“Brawl in Cell Block 99” is the second feature from director S. Craig Zahler, the man behind “Bone Tomahawk,” the acclaimed horror western that sent critics buzzing. I, for one, didn’t enjoy the movie, so imagine my surprise when I tuned in to “Brawl in Cell Block 99,” a movie that is essentially a throwback to prison brawlers and a compelling drama. Not since “Raze” have I seen a movie so raw and vicious in its depiction of humanity. Vince Vaughn gives an enormous turn as Bradley, a man at the end of his rope who literally has to dive in to hell to save his wife and unborn child. And what’s surprising is not how far he goes, but how easy it is for a good man to sink in to hell so rapidly.
2017’s been the year of Stephen King, and it’s been a great bit of fortune that fans have been given mostly great cinematic adaptations of his work. “1922” is a deliberately paced and ingeniously calculated drama that hearkens back to the classic Victorian era murder thrillers. King invokes the style of Edgar Allan Poe for “1922,” a Southern Gothic drama that’s heavily steeped in horror. While it’s been lumped in to the Stephen King horror category, “1922” is more an examination on the concept of greed, and how it can rot us from inside out. It’s more tragedy with a tinge of horror more than horror, despite how menacing director Zak Hilditch paints the twisted albeit beautiful aesthetic.
I was not at all a fan of the original “Batman” animated movie, as I felt it was somewhat unfocused. Thankfully “Batman vs. Two Face” not only gets the idea more about the Batman series, but uses Two Face quite cleverly. As most fans know, the original Adam West Batman show wanted Clint Eastwood to play Two Face, but deemed the character too disturbing for viewers. Producers for this animated movie go back to re-cast Two Face for their show, but bring aboard another television icon to play the villain, William Shatner. Shatner is perfect for the role of the duplicitous deviant ne’er dowell known as Two Face, and what makes the pot even sweeter is that he’s turned in to an allegory for homosexuality.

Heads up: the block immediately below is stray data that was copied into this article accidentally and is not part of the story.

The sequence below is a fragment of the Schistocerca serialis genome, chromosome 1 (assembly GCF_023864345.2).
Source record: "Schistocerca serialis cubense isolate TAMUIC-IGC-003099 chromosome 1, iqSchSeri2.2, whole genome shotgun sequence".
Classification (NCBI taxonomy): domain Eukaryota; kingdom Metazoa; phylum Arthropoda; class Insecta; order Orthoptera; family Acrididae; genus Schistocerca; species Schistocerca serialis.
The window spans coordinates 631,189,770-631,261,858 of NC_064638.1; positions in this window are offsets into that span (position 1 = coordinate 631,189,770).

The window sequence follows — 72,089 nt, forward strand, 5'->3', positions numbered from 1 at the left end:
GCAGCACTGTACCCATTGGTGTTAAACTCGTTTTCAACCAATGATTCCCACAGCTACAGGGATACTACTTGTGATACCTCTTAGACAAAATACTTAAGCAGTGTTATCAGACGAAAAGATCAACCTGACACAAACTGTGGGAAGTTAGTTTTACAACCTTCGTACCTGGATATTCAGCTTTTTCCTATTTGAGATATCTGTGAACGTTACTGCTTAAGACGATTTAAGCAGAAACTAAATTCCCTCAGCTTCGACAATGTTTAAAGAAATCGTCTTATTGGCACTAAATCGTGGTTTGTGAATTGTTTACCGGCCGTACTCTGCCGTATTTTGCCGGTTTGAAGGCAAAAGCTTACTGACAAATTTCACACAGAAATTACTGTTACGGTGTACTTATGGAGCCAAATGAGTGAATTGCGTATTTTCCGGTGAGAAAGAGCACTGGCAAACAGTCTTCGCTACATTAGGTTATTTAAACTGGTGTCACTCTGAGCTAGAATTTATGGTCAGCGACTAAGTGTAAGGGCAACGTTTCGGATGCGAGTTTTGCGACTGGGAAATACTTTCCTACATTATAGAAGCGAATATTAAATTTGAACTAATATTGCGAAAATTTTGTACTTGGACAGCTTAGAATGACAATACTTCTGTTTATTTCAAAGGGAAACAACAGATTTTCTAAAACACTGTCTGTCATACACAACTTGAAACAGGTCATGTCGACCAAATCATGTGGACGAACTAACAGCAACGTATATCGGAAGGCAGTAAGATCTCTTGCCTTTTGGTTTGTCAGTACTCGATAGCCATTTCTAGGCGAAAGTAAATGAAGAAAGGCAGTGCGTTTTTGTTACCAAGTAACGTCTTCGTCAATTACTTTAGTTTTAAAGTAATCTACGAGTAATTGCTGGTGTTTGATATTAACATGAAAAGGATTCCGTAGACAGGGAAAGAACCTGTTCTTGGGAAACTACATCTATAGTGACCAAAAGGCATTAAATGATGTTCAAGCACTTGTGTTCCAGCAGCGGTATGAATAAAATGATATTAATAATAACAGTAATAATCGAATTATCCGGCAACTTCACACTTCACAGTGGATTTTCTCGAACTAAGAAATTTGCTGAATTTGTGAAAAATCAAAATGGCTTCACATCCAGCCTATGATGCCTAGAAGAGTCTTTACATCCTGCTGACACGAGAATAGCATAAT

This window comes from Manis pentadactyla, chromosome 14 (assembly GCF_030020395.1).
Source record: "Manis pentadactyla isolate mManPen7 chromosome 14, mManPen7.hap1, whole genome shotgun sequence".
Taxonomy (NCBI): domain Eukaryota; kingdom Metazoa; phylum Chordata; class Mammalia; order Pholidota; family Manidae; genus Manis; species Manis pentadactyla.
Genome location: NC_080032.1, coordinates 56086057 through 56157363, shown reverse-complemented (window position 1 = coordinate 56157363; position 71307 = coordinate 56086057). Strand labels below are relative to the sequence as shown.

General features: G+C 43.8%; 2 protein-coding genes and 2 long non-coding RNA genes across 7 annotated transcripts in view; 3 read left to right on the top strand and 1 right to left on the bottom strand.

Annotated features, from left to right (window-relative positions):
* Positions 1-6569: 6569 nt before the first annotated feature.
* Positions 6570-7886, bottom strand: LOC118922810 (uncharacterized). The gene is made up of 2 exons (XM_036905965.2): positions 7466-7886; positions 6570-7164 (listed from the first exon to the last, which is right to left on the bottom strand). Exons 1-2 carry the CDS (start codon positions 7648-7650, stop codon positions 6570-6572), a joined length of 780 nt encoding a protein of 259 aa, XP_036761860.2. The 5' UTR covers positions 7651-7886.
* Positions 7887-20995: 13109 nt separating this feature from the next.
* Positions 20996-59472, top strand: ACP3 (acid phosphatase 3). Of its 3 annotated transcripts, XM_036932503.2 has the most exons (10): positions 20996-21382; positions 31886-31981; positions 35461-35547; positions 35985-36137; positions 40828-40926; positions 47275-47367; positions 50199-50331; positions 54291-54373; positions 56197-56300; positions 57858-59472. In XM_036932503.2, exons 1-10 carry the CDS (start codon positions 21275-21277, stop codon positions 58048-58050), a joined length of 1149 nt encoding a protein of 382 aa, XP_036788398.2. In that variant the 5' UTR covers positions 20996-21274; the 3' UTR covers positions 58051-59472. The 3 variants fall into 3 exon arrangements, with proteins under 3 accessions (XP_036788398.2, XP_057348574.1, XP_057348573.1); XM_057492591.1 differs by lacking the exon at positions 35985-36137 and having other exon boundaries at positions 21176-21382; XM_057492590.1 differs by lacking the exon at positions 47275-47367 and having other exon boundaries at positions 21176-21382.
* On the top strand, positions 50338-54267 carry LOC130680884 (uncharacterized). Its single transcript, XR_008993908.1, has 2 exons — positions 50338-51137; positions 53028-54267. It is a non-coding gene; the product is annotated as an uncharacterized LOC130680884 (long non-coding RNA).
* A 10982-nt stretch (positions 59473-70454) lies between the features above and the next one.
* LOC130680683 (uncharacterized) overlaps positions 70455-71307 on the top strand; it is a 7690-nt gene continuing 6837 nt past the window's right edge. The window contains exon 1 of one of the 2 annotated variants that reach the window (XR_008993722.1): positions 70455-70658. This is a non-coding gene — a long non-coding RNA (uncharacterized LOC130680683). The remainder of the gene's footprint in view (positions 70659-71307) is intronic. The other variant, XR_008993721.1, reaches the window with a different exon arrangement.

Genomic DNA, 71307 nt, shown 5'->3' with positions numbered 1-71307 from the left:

Charles Crichton’s “A Fish Called Wanda” is probably the last bit of Monty Python cinema we’ve ever gotten, and it embodies much of the same lunacy of the comedy troupe while also standing alone as one of the funniest movies ever made. “A Fish Called Wanda” is a zany and often raucous comedy that teams a slew of brilliant actors together for a unique, film that mixes sub-genres quite well and never loses sight of its comic themes, and Python-esque humor that borders on absurd without ever being ridiculous.
If the premise for “Happy Death Day” sounds eerily similar a certain Bill Murray comedy where a man has to re-live the same day over and over, it’s not you. “Happy Death Day” is unofficially a remake of said movie but with a murder mystery injected for good measure. The thing about “Happy Death Day” is that it knows it’s literally a redoing of “Groundhog Day.” Seriously, it literally stops to acknowledge the fact that we’re watching a modern re-imagining of a sort. Not that that hinders the experience of “Happy Death Day” thankfully. Through and through it’s mediocre, but it charms as an engaging coming of age romance painted in the shade of a horror comedy.
While most people would consider films like “Psycho,” or “Rear Window” to be top notch Hitchcock, I often insist that “Rope” is where Hitchcock manages to shine the most. At the very least it’s what I consider the best Hitchcock has ever been because he manages to challenge himself at every turn here. With “Rope,” adapted from an actual real life crime, Hitchcock lingers on his characters and his setting, adopted ten minute long extended takes that were the length of a normal camera magazine. With the long takes, Hitchcock is allowed to use the camera as a proxy for we, the spectator, who are watching and waiting to see if our villains Phillip and Brandon are going to be caught.